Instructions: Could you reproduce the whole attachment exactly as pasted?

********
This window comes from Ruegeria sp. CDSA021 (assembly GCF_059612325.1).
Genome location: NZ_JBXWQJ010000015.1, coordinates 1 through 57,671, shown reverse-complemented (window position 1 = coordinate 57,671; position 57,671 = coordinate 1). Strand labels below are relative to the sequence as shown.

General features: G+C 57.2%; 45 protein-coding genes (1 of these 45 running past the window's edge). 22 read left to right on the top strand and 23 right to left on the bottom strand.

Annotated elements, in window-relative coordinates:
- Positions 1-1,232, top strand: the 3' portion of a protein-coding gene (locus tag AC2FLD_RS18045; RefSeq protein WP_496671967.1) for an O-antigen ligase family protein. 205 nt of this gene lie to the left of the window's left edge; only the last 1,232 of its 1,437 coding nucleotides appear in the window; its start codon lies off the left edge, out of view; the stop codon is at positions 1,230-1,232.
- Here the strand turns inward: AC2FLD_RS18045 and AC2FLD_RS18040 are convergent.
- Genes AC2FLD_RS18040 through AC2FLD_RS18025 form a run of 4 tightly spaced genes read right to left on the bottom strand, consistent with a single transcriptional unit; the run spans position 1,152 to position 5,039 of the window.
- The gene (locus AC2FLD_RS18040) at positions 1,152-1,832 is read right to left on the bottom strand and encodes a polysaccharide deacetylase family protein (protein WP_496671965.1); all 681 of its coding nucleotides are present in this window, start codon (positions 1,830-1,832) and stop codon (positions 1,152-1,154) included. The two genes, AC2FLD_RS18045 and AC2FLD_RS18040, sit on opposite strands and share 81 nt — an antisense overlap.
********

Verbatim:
This window comes from Ruegeria sp. CDSA021 (assembly GCF_059612325.1).
Genome location: NZ_JBXWQJ010000015.1, coordinates 1 through 57,671, shown reverse-complemented (window position 1 = coordinate 57,671; position 57,671 = coordinate 1). Strand labels below are relative to the sequence as shown.

General features: G+C 57.2%; 45 protein-coding genes (1 of these 45 running past the window's edge). 22 read left to right on the top strand and 23 right to left on the bottom strand.

Annotated elements, in window-relative coordinates:
- Positions 1-1,232, top strand: the 3' portion of a protein-coding gene (locus tag AC2FLD_RS18045; RefSeq protein WP_496671967.1) for an O-antigen ligase family protein. 205 nt of this gene lie to the left of the window's left edge; only the last 1,232 of its 1,437 coding nucleotides appear in the window; its start codon lies off the left edge, out of view; the stop codon is at positions 1,230-1,232.
- Here the strand turns inward: AC2FLD_RS18045 and AC2FLD_RS18040 are convergent.
- Genes AC2FLD_RS18040 through AC2FLD_RS18025 form a run of 4 tightly spaced genes read right to left on the bottom strand, consistent with a single transcriptional unit; the run spans position 1,152 to position 5,039 of the window.
- The gene (locus AC2FLD_RS18040) at positions 1,152-1,832 is read right to left on the bottom strand and encodes a polysaccharide deacetylase family protein (protein WP_496671965.1); all 681 of its coding nucleotides are present in this window, start codon (positions 1,830-1,832) and stop codon (positions 1,152-1,154) included. The two genes, AC2FLD_RS18045 and AC2FLD_RS18040, sit on opposite strands and share 81 nt — an antisense overlap.